If you’re like the few-years-ago me, you’ll add anything to your to-do list as long as it meets one of these criteria:
- It’s important (to my health, my marriage, keeping my job, the kids’ academic success, etc.)
- It’s something I want to do
- It’s something other people believe is important or one should want to do
You already see where I’m going with this, don’t you? It’s so glaringly silly yet we all do it.
As I work on perfecting the art of “leaning out”, I’ve been purposefully eliminating #3 from my criteria. My new default answer is “no” and something has to meet #1 or #2 for me to say “yes”. The result? I end up with extra space left over on my “list” (a.k.a. in my life). I play with my kids more, exercise more, I’ve even taken up piano!
I also learned that if there is “open space” on my list, I need to just leave it there. It’s tempting to try and squeeze more onto my list (into my life) by accepting some things that meet criteria #3, but at what cost?
Just because I could do something doesn’t mean I should…
The point of saying “no” isn’t to make room for some other damn obligation. Your list doesn’t have to always be full! The point of saying “no” is to end up with space leftover once you’ve done only the truly important things.
Change your default to “no” and make “yes” have to work for it… Don’t do things just because you think you’re supposed to or because you’re concerned others will judge you if you don’t do them. I know, this last part is a toughy, especially for those of us who are people-pleasers to our core. But if you use the simple criteria of #1 and #2 above, saying “no” actually becomes pretty easy.
Keep in mind, you have to get very clear and honest about what “makes the cut” for #1 and #2. And to complicate things further, everyone’s answer to #1 and #2 can be very different. What the perfect Pinterest mom down the street has on her list shouldn’t necessarily be on yours!
This all dawned on me when our oldest son entered elementary school. I began to fear the seemingly innocent “Friday Folder” that comes home chock-full of volunteer flyers, fundraiser events, endless extra curricular sign-ups… At first I was in my ole people-pleaser mode and my initial reaction was to say “yes” to everything, especially if I technically had the bandwidth to do it.
But I quickly realized that surviving the school-age years with three kids was going to be a marathon, not a sprint.
I needed to pace myself.
So I started saying “no”. And you know what? I survived! My son survived! Actually, we’re thriving because our lives are full of only things we said “yes” to because they are truly important and/or we really want to do them! Come to think of it, that’s another advantage – I’m teaching this practice to my kids so that they learn what activities they truly value, as opposed to how to just fill their lives to capacity…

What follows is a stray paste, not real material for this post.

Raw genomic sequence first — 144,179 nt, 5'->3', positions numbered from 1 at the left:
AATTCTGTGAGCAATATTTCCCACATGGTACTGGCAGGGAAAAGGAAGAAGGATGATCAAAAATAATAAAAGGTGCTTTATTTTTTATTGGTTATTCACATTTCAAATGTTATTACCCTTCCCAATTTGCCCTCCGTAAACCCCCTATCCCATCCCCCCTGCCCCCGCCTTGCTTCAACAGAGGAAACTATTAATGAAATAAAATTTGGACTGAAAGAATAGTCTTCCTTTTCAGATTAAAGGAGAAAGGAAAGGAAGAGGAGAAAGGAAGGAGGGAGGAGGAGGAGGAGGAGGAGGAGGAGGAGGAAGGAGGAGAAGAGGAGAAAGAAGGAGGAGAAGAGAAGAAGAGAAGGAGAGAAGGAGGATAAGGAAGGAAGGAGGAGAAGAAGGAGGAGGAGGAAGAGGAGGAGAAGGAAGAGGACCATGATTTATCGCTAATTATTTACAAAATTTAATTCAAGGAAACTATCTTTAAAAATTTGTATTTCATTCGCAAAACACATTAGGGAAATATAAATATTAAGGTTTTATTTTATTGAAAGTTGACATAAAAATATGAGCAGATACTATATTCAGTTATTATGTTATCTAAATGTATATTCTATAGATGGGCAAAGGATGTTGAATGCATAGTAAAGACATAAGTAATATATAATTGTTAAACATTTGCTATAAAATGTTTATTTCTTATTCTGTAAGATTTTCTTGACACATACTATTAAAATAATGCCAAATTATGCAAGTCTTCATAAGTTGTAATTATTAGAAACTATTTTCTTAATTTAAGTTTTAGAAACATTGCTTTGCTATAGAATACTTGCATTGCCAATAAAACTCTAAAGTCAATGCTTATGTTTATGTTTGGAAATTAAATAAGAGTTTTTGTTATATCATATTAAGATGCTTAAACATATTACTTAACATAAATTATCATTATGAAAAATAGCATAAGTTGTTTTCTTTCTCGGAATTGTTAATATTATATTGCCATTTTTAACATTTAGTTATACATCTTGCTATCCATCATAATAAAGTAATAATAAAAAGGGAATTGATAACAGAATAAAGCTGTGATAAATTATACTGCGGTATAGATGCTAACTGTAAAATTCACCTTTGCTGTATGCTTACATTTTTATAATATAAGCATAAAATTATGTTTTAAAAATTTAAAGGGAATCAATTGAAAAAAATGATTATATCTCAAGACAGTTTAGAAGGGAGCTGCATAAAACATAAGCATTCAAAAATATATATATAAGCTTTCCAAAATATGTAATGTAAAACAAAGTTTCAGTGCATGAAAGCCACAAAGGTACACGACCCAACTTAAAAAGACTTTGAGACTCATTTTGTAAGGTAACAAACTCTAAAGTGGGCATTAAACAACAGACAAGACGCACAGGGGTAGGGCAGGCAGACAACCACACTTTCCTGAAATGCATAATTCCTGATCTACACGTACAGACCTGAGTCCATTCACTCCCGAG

I realized this approach could be applied in other areas of my life such as work and at home. And I thought it’d be fun to share some of my “no’s” with you! But before reading the below list, REMEMBER that everyone’s criteria is different. If one of my “no’s” happens to be one of your “yes’s”, that’s perfectly okay!
Things I Say “No” to at My Kids’ Schools:
- Birthday Treats for my Kids’ Classes – My kids get a birthday party and presents. And I know the kids in their classes don’t need more junk food or trinkets. And I don’t enjoy doing it, so I’m not gonna!
- PTA Meetings – It’d be important for me to go if no one else went but we fortunately have schools full of amazing, involved parents. If this is on your list, then THANK YOU! You’re giving me the ability to say “no” here!
- Driving on Field Trips – These often meet criteria #2 for me (I want to do it). But I have to use vacation time from work in order to do so (more to come on this topic in a future post…). So I try to drive on at least one field trip, each school year, for each of my kids. Otherwise this falls into that pesky #3 category so it usually doesn’t make the list. And again, if this meets your criteria, then THANK YOU for driving my son!
- All the Extra Curriculars – It’s tempting to try and squeeze in Math Night next Wednesday at 7pm, but does my son really need to go to that…? It might be fun to do the Science Fair, but he is only in First grade… That might be better saved for when he’s a little older. We’ve gotta pace ourselves.
Things I Say “No” to at Work:
- Schmoozing During the Lunch Hour – Of course if it’s a special occasion with the team, I love to join. Or if I’m meeting with someone to talk about work or to build relationships. But otherwise you can find me eating leftovers at my desk, getting my work done so I can get home to my family.
- The Late Night Email Login – Sometimes there’s a crucial email you need to send (criteria #1). But if you log into your email at night, just out of habit or for the heck of it, you’re gonna end up tending to things that really could wait until the next morning.
Things I Say “No” to in My Personal Life:
- Holiday Cards – This used to meet criteria #2 but this one no longer makes the cut for me. That’s another thing to keep in mind – your answers to the criteria can change over time!
- Trunk Shows – I love getting together with a group of awesome women to drink some Chardonnay. But I don’t enjoy buying Tupperware or stretch pants while we do it.
All of the above things used to meet criteria #3 – something other people believe is important or that one should want to do. As soon as I realized that criteria #3 had to go and that I needed to leave alone any excess capacity on my list, I was free.
What things do you say “no” to? How has it changed your life? What approach do you use to make these decisions? We want to hear your thoughts so Comment below! Subscribe above to receive future posts directly in your email. Visit and Like our Facebook page.